During her Monday press conference, Iowa Gov. Kim Reynolds came out strongly in favor of the American flag and against NFL players silently protesting during the national anthem. But judging by her remarks — which included references to respecting the military and those who died in the Sept. 11 terrorist attacks — it’s unclear if Reynolds knows why there are protests or anything about the players who are protesting.
Responding to questions from reporters about the “take a knee” movement — started in 2016 by then-San Franscisco 49ers quaterback Colin Kaepernick, some players have knelt during the national anthem to protest the killing of unarmed black men by the police, as well as other forms of police brutality and racial injustice — Reynolds spoke about the flag.
“Well, first of all, I was raised to pay respect to the flag,” Reynolds said. “That is a symbol that stands for the men and women, who have put their life on the line to protect the liberty and freedom that we have the opportunity to enjoy every single day.”
None of the players involved in the protests have objected to the flag, or suggested they oppose the U.S. military.
In an op-ed published in The New York Times on Monday, Eric Reid of the San Francisco 49ers, the first player to join Kaeperick in kneeling, said, “It baffles me that our protest is still being misconstrued as disrespectful to the country, flag and military personnel.”
We chose it because it’s exactly the opposite. It has always been my understanding that the brave men and women who fought and died for our country did so to ensure that we could live in a fair and free society, which includes the right to speak out in protest.
Speaking in Alabama on Friday, President Trump expressed a very different view of the protest. Like Reynolds, Trump mentioned the flag instead of the national anthem.
“Wouldn’t you love to see one of these NFL owners, when somebody disrespects our flag, to say, ‘Get that son of a bitch off the field right now, out, he’s fired. He’s fired,'” Trump said. “You know, some owner is going to do that. He’s going to say, ‘That guy that disrespects our flag, he’s fired.’ And that owner, they don’t know it [but] they’ll be the most popular person in this country.”
Following Trump’s comments, more than 200 NFL players engaged in various forms of silent protest during the anthem on Sunday.
Reynolds, who supported Trump during the Republican primaries, was more restrained in her statements than the president.
“While I respect the First Amendment, I just think it is so disrespectful to the men and women who have served, and I just would encourage them [the protesters], to get out there and do something,” she said. “Don’t take a knee. Get out there and make a difference. Engage, go into these cities. Run for office, support a candidate that you think stands for your beliefs. But let’s not disrespect the men and women who have served to allow us to have the freedoms and liberties each and every day.”
Earlier this month, Colin Kaepernick was honored by the NFL Players Association for his “commitment to empowering underserved communities through donations and grassroots outreach.” According to Sports Illustrated:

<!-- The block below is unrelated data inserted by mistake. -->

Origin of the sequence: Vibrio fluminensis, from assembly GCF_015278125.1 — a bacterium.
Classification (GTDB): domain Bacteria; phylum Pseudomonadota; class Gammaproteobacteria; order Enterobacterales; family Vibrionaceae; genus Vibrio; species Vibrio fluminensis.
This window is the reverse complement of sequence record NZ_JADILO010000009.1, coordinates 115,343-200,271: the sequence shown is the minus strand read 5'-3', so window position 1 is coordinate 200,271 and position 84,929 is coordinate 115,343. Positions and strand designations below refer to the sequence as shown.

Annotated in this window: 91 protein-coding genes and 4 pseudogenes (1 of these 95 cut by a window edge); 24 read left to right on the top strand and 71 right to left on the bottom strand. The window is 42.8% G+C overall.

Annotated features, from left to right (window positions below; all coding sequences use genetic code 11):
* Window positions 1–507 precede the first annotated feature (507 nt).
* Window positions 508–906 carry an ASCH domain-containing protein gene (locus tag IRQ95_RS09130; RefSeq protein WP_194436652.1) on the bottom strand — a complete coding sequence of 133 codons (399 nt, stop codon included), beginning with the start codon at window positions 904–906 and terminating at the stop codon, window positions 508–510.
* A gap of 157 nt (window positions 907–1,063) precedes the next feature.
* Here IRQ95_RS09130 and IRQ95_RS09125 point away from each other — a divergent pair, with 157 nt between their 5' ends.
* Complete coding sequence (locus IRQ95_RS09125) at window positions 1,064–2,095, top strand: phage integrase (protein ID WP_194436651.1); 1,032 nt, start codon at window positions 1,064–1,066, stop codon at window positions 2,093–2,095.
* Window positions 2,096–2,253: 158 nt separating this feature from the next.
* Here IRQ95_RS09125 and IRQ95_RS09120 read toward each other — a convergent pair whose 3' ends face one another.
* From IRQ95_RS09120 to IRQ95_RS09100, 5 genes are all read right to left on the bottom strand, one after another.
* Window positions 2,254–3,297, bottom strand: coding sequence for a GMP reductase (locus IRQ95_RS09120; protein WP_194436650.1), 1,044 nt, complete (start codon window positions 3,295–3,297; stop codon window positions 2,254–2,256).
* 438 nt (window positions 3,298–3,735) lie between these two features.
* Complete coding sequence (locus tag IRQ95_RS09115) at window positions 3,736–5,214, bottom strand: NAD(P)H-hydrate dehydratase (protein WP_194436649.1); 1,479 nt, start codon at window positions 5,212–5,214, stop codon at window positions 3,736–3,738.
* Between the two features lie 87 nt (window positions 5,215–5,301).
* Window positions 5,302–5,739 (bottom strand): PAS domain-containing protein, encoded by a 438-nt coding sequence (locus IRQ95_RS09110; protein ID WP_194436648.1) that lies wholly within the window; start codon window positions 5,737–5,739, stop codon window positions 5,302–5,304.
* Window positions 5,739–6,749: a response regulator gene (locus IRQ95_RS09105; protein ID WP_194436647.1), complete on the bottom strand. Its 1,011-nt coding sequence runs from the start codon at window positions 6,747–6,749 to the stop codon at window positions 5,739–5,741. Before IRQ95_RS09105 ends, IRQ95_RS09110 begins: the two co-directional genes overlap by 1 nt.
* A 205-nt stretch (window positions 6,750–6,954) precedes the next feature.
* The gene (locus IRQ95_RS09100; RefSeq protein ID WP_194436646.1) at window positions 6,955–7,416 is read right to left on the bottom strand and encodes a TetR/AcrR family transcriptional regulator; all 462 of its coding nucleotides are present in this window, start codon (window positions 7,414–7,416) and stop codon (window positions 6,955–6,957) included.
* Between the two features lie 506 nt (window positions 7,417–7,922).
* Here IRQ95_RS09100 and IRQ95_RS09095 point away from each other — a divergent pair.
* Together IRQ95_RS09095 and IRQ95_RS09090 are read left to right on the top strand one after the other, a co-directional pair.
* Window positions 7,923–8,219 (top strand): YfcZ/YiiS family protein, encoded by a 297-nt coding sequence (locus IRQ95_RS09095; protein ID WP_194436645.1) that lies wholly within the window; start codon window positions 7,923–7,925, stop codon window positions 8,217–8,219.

Kaepernick announced before last season that he would donate $1 million to various charities as well as all proceeds from sales of his jersey. He has donated to Meals on Wheels, a charity that gives suits to parolees and to famine relief in Somalia, among dozens of other charities.
Kapernick has also gotten involved in the community first-hand, hosting a “Know Your Rights Camp” in cities around the country to inspire youth and teach them about proper interactions with law enforcement.
At one point in her remarks, Reynolds switched from repeated references to U.S. troops to citing the victims of 9/11 as the reason NFL players should not engage in silent protests.
“You know, I just—I want to tell you something—I just got back from Israel, and I was over there during 9/11, and it’s the only other country in the world that has a memorial to pay tribute to the men and women that lost their lives due to the terrorism attack on 9/11,” Reynolds said. (In fact, both the United Kingdom and Italy have permanent 9/11 memorials, and many countries have held commemorations to remember the dead.)
And, you know, it was an American flag that was waving to the sky, with a piece of the Trade Towers in the base of the memorial [in Israel]. And one of the things that I can remember most from that horrific attack was the day that they draped that enormous American flag over one of the buildings that had been impacted. And that said to the world–that American flag–that we’re not going to be deterred, we’re going to continue to fight. We’re going to stand up for the liberties and freedoms for the greatest country in the world. And I think it was a uniting moment for Americans, all across this country and all across the world.
Reynolds also said she was worried about the impact the silent protests were having on children watching the games.
“I don’t think it’s teaching our young people, I mean I just … they look up to these individuals and I think it’s important that we respect the flag and what it stands for,” she said.
Prior to 2009, the NFL did not require players to be on the field and stand during the anthem. Teams routinely waited in their locker rooms until the anthem was over.